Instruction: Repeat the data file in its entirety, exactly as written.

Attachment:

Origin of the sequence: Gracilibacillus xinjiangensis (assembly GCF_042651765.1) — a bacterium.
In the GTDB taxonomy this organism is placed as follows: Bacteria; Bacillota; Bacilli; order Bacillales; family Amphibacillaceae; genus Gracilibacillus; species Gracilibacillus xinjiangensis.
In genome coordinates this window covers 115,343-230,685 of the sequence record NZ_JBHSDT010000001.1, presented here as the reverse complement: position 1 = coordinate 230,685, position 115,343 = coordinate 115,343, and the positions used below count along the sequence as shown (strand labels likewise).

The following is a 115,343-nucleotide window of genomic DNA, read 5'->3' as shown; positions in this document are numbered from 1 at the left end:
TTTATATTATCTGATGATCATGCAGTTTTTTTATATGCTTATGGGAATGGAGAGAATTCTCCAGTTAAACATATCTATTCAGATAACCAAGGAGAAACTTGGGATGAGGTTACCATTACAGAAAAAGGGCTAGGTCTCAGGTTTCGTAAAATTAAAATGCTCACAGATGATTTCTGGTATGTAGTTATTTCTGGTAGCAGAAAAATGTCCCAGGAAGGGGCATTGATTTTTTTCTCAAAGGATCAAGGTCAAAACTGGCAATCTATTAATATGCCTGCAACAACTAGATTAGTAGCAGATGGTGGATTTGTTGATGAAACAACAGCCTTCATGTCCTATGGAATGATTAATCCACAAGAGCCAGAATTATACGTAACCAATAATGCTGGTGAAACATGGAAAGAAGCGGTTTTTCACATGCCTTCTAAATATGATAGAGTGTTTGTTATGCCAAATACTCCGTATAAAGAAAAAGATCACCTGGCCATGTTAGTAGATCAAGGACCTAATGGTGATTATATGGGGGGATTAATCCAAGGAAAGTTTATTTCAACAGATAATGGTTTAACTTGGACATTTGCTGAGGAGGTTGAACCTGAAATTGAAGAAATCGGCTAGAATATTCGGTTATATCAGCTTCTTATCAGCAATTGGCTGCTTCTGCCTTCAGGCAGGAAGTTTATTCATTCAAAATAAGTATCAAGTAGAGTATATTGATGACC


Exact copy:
Origin of the sequence: Gracilibacillus xinjiangensis (assembly GCF_042651765.1) — a bacterium.
In the GTDB taxonomy this organism is placed as follows: Bacteria; Bacillota; Bacilli; order Bacillales; family Amphibacillaceae; genus Gracilibacillus; species Gracilibacillus xinjiangensis.
In genome coordinates this window covers 115,343-230,685 of the sequence record NZ_JBHSDT010000001.1, presented here as the reverse complement: position 1 = coordinate 230,685, position 115,343 = coordinate 115,343, and the positions used below count along the sequence as shown (strand labels likewise).

The following is a 115,343-nucleotide window of genomic DNA, read 5'->3' as shown; positions in this document are numbered from 1 at the left end:
TTTATATTATCTGATGATCATGCAGTTTTTTTATATGCTTATGGGAATGGAGAGAATTCTCCAGTTAAACATATCTATTCAGATAACCAAGGAGAAACTTGGGATGAGGTTACCATTACAGAAAAAGGGCTAGGTCTCAGGTTTCGTAAAATTAAAATGCTCACAGATGATTTCTGGTATGTAGTTATTTCTGGTAGCAGAAAAATGTCCCAGGAAGGGGCATTGATTTTTTTCTCAAAGGATCAAGGTCAAAACTGGCAATCTATTAATATGCCTGCAACAACTAGATTAGTAGCAGATGGTGGATTTGTTGATGAAACAACAGCCTTCATGTCCTATGGAATGATTAATCCACAAGAGCCAGAATTATACGTAACCAATAATGCTGGTGAAACATGGAAAGAAGCGGTTTTTCACATGCCTTCTAAATATGATAGAGTGTTTGTTATGCCAAATACTCCGTATAAAGAAAAAGATCACCTGGCCATGTTAGTAGATCAAGGACCTAATGGTGATTATATGGGGGGATTAATCCAAGGAAAGTTTATTTCAACAGATAATGGTTTAACTTGGACATTTGCTGAGGAGGTTGAACCTGAAATTGAAGAAATCGGCTAGAATATTCGGTTATATCAGCTTCTTATCAGCAATTGGCTGCTTCTGCCTTCAGGCAGGAAGTTTATTCATTCAAAATAAGTATCAAGTAGAGTATATTGATGACC